Excellent Tip! It seems really simple now that I see it, but I have been using a lot of slow loops for a long time. Thanks.

we have been fighting the slow sql update problem for days now,

your solution was quick to implement and works like a charm.

thanks!!!!

I am using MySQL 5.0. Do the databases need to be of a certain type (MyISAM, InnoDB) for this to work?

Sorry I’m a bit lost here – is your update method using CASE part of the original method (eg: creating a temporary table, inserting first) or is that a way to avoid a temporary table all together? Could you please provide the structure of the options table? Thanks a lot, I would appreciate it.

Have you benchmarked the CASE statement to see if it is actually better than the temporary table solution?

I’d also be interested in how both solutions compare to just doing an INSERT ON DUPLICATE KEY UPDATE.

As an alternative to an ELSE value, you can provide a WHERE clause:

UPDATE `table` SET `col` = CASE `id`
WHEN 1 THEN ‘one’
WHEN 2 THEN ‘two’
WHEN 3 THEN ‘three’
END
WHERE `id` IN (1, 2, 3)

Same result but without doing a no-op update no rows you don’t care about.

Here’s a much more efficient MySQL-flavored solution:

INSERT INTO tbl_name
(pk_cols, update_cols)
VALUES
(pk_vals, update_vals),

(pk_vals, update_vals)
ON DUPLICATE KEY UPDATE
update_col=VALUES(update_col),

update_col=VALUES(update_col);

OPTIMIZE TABLE tbl_name;

Example as per article:
INSERT INTO categories
(id, display_order, title)
VALUES
(1, 3, ‘New Title 1’),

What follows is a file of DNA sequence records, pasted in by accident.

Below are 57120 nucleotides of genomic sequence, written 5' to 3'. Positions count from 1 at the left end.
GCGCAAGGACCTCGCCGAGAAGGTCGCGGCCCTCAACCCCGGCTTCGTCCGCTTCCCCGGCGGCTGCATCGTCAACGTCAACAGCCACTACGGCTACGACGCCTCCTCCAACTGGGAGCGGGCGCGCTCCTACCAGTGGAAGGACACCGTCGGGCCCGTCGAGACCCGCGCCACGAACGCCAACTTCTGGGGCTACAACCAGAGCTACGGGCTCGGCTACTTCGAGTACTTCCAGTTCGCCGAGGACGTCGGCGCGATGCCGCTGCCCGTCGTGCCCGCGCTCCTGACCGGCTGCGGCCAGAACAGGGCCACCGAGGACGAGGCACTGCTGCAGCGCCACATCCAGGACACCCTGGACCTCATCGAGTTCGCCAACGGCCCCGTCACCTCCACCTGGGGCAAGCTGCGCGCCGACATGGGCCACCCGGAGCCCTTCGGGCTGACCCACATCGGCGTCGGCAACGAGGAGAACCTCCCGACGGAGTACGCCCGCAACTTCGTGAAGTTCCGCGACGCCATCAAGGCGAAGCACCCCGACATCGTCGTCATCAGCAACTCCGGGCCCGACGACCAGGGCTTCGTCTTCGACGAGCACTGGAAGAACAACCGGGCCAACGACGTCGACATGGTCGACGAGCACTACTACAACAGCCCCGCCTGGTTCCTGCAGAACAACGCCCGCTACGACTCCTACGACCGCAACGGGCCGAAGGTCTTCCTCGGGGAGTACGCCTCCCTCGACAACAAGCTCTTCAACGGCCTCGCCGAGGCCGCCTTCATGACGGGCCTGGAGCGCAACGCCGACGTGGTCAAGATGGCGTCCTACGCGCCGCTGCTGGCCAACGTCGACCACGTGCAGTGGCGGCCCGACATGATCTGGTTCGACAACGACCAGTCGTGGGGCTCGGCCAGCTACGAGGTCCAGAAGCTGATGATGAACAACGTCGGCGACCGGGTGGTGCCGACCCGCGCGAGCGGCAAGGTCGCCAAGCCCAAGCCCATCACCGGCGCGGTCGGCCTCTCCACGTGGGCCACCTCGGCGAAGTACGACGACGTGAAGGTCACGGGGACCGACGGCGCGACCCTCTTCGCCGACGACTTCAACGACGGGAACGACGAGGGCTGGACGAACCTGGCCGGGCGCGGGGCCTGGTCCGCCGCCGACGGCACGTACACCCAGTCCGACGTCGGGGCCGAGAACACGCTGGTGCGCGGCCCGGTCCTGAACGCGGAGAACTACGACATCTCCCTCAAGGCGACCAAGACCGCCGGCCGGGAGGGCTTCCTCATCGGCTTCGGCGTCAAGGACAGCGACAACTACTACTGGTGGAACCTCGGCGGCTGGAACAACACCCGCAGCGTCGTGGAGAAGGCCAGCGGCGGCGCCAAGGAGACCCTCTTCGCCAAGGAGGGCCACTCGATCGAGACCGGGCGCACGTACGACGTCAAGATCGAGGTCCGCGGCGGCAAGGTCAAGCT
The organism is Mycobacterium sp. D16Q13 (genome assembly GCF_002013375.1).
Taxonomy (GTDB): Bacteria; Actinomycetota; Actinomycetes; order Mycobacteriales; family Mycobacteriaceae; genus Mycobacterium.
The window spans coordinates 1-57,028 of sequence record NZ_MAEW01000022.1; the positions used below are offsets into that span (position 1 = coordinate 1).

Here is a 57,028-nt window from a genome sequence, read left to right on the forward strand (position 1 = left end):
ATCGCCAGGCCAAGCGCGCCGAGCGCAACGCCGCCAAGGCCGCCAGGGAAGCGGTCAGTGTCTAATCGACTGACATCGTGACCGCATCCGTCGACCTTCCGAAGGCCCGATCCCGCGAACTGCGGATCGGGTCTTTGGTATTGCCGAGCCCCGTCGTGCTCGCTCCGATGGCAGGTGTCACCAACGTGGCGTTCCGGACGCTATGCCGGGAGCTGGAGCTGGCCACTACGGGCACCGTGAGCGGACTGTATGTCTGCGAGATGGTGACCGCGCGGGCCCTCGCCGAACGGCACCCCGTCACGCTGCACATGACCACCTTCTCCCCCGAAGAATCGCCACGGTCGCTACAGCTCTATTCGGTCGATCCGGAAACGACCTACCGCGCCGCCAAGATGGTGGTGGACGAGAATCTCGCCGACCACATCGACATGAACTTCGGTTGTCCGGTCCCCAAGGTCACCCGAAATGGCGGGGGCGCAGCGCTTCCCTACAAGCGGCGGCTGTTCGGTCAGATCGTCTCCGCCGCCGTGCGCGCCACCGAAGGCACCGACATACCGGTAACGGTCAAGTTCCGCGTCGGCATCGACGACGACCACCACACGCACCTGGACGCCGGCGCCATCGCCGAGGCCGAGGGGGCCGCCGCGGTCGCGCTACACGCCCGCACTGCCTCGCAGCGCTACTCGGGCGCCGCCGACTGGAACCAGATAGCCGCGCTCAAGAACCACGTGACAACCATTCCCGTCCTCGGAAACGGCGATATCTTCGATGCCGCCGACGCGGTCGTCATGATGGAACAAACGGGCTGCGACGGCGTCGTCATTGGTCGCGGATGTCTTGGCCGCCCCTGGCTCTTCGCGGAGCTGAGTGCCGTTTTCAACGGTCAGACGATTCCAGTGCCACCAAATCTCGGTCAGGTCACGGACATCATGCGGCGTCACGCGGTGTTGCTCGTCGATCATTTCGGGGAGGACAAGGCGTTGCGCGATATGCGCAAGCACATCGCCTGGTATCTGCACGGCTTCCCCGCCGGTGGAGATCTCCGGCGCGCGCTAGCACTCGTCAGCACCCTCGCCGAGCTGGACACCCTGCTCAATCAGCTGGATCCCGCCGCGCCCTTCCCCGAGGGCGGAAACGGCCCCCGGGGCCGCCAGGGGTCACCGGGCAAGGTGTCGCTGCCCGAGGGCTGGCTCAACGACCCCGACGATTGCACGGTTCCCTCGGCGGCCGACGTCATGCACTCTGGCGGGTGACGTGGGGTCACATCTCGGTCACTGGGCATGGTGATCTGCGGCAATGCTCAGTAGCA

(2, 4, ‘New Title 2’),
(3, 5, ‘New Title 3’)
ON DUPLICATE KEY UPDATE
display_order=VALUES(display_order),
title=VALUES(title);

OPTIMIZE TABLE tbl_name;

The advantage of this solution is that it’s driven by the indexing of the primary keys, on which a CASE cannot rely. The OPTIMIZE TABLE part is only advantageous when updating variable-length cells (i.e. VARCHAR, VARBINARY, BLOB, or TEXT). For multiple-column primary keys, you simply specify all of them in the statement.

Hello dear friends.
I want to update multiple rows on my table using php, but I have this error:
Notice: Undefined offset: 7 in C:\Program Files\EasyPHP-5.3.9\www\ajane\admin\creacomok.php on line 198

That’is my code :

$designationm = array();
$datelivm = array();
$etatm = array();
$qtem = array();
foreach ($_POST[‘designationm’] as $desim => $dm) { array_push ($designationm, $dm); }
foreach ($_POST[‘datelivm’] as $datlm => $dlm) { array_push ($datelivm, $dlm); }
foreach ($_POST[‘etatm’] as $etm => $etam) { array_push ($etatm, $etam); }
foreach ($_POST[‘qtem’] as $qm => $qtm) { array_push ($qtem, $qtm); }

include’conecdb.php’;
$sql3=”SELECT * FROM commande”;
$result3=mysql_query($sql3);
$count=mysql_num_rows($result3);

for($i=1;$i<$count;$i++) {
$sql1='UPDATE commande SET designation="'.$designationm[$i].'", dateliv="'.$datelivm[$i].'", etat="'.$etatm[$i].'", qte="'.$qtem[$i].'" WHERE numcli="'.$numcli.'"';
$result1=mysql_query($sql1);
}

I tried using:

UPDATE `table` SET `col` = CASE `id`
WHEN 1 THEN ‘one’
WHEN 2 THEN ‘two’
WHEN 3 THEN ‘three’
END
WHERE `id` IN (1, 2, 3)

but performance was very similar to doing individual updates.